Andre Schurrle (Germany) – Schurrle was Chelsea’s second-biggest signing in 2013-14, right behind Nemanja Matic. He became somewhat of a rockstar at Stamford Bridge, coming off the bench to provide support, and giving the likes of Hazard & Oscar rest when needed. Schurrle was like the Energizer Bunny for Chelsea this season, providing plenty of offensive support while not shying away from defensive runs. His biggest weakness at Chelsea is Eden Hazard. Schurrle’s strongest position is on the left side, and has thrived when having the ability to cut inside on his stronger foot, but Eden Hazard is, well, Eden Hazard. Schurrle has showed his versatility with the German national team. His ability to play striker is what sets him apart from the already-crowded midfield of Mario Gotze, Toni Kroos, Mesut Ozil, Bastian Schweinsteiger, and co. In Germany’s two pre-World Cup friendlies, Schurrle played a total of 107 minutes – 32 minutes as a striker in Germany’s 2-2 draw against Cameroon and 75 minutes as a right midfielder in their 6-1 win against Armenia, and notched a goal in each of the friendlies. Jogi Low has many talented midfielders at his disposal, and Schurrle is expected to play a major role in Germany’s attack this summer, whether it be in the starting 11 or off the bench.
Christian Atsu (Ghana) – It was a bit of a head-scratcher when Chelsea brought in the Ghanaian midfielder last summer. It may have been even more of a shock when Chelsea sent him away on loan to Chelsea B, otherwise known as Vitesse. Atsu had a very solid season in the Eredivisie. He faces a similar challenge that many of his Chelsea counterparts are facing this summer: a crowded midfield. In Ghana’s two pre-World Cup friendlies, Atsu played 80 minutes (46 in their 1-0 loss to the Netherlands and 34 in their 4-0 win against South Korea) and was blank on the scoresheet. I would expect that, at the very least, he will play somewhat of a role off the bench. He split time with Kevin Prince Boateng during Ghana’s pre-World Cup tour. Even if he does not make it on to the field, being at the World Cup will be a great experience for the 22 year old.
Thibaut Courtois (Belgium) – Perhaps the biggest reason Atletico Madrid had as much success as they had in 2013-14. In 37 La Liga appearances, he recorded 20 clean sheets, and five clean sheets in 12 Champions League appearances. Perhaps it was a back four of Juanfran, Diego Godin, Miranda, and Felipe Luis that is to take credit for Coutois’ performance in 2013-14. Nonetheless, I believe that he deserves to be the man between the pipes at Stamford Bridge in 2014-15, regardless of how impressive Petr Cech was in 2013-14. Courtois made just one start and appearance in Belgium’s three-game pre-World Cup tour, recording a shutout in their 1-0 win against Tunisia. Courtois will be Belgium’s starting goalkeeper this summer, so don’t look too much in to Courtois’ single appearance during Belgium’s pre-World Cup friendlies. While any back four will be tough to match Atletico Madrid’s from 2013-14, Belgium’s back four is vulnerable. Courtois will need to be on the top of his game if he wants Belgium to succeed in their role as a dark horse.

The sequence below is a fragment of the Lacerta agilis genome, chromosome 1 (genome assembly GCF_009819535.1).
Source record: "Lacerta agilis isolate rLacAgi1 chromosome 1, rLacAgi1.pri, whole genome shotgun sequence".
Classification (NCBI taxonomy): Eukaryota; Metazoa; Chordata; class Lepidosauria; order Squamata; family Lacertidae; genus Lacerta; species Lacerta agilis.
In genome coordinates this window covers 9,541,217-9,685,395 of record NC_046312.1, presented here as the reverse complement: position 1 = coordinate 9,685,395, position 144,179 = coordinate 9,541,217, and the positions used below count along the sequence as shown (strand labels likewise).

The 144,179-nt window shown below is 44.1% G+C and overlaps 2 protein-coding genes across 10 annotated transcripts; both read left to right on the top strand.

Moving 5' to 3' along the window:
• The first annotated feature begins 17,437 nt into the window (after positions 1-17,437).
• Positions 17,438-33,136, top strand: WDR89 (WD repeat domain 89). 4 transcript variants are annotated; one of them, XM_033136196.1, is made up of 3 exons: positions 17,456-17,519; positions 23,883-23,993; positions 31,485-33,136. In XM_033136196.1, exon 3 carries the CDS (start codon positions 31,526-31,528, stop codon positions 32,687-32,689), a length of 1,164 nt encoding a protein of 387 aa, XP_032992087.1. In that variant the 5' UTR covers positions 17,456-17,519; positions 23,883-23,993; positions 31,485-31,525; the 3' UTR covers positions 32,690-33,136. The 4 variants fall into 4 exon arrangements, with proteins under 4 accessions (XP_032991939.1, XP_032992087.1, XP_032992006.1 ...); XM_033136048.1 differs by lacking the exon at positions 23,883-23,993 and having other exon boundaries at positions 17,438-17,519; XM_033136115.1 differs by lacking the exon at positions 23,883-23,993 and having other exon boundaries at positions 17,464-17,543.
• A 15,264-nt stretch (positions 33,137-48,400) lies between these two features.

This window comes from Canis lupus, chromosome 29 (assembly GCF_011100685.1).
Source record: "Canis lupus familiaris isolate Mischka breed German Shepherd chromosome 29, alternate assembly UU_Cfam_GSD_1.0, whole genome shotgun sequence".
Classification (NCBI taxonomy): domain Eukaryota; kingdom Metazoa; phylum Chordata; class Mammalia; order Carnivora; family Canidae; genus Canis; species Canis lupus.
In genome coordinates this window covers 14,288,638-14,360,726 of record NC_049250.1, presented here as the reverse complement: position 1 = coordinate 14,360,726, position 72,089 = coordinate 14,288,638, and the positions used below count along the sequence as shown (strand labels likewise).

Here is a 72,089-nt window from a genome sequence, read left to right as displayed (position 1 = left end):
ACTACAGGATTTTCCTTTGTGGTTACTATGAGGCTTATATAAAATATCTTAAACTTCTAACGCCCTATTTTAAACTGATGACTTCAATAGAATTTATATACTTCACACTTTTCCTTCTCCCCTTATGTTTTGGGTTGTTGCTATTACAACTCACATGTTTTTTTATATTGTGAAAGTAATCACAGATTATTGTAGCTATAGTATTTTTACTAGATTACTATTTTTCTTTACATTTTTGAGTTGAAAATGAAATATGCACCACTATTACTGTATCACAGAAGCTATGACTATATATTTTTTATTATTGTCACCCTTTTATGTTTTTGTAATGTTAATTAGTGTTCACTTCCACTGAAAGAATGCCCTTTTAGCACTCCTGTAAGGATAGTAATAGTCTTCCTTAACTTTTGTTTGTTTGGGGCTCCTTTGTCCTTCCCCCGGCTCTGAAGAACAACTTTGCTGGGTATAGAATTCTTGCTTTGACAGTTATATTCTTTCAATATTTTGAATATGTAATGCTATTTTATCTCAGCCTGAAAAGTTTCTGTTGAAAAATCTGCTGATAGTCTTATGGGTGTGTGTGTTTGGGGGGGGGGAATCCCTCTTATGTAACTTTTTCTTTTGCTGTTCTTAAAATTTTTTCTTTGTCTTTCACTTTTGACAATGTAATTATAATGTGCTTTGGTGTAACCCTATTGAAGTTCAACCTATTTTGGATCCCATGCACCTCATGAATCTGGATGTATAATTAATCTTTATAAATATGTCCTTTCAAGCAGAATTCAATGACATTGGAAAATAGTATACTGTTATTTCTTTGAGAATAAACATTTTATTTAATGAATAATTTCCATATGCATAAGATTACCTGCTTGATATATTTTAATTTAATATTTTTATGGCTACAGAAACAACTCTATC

Eden Hazard (Belgium) – This man was an absolute star in 2013-14. Though he played on the wing, he was all over the field, all game, every game. He cemented himself as one of the best players in the Premier League. After months of transfer talk, Eden Hazard will indeed be wearing a different jersey in 2014-15: the #10 for the Blues. He recorded 16 goals in 44 appearances (Premier League and Champions League), but his goal tally isn’t what’s important. His distribution and footwork is out-of-this-world, and totally deserving of the number 10 sweater from Chelsea in 2014-15. Hazard has the same role with Belgium. He played 200 minutes during Belgium’s pre-World Cup tour (46 against Luxembourg, 80 against Sweden, and 74 against Tunisia) and recorded one goal (against Sweden) and zero assists. Hazard is without a doubt the best player on the Belgium team, and will be key to Belgium making a run towards the finals.
Romelu Lukaku (Belgium) – After yet another successful loan spell away from Chelsea, Lukaku’s future at The Bridge is in question. With the likely transfer of Diego Costa, Lukaku’s playing time is going to get extremely limited. In 2013-14, the 21 year old scored 15 goals in 31 Premier League matches. During Belgium’s pre-World Cup tour, Lukaku thrived after the injured Christian Benteke was ruled out from the World Cup. In their 5-1 win against Luxembourg, Lukaku recorded a hat trick in the 61 minutes that he was on the field. In their 2-0 win against the Zlatan-less Sweden, Lukaku played 74 minutes and scored a 34th minute goal. In their 1-0 win against Tunisia, Lukaku came off the bench in the 62nd minute and was blanked on the scoresheet. Four goals in 163 minutes is not too shabby. Lukaku will be the target man in Belgium’s attack, and will be relied on to head some crosses on target and fight off defenders. Lukaku is part of the talent train that is coming through Belgium at the moment, so you better jump on the bandwagon now (or caboose in this case).
As you can tell, the Blues will certainly leave an impact on the 2014 World Cup, and many players have a good chance at bringing home the World Cup Trophy.
*2013-14 stats provided by www.squawka.com
**Pre-World Cup stats provided by http://www.soccer24.com/world/friendly-international/teams/
***Rosters provided by http://www.bbc.com/sport/0/football/27388351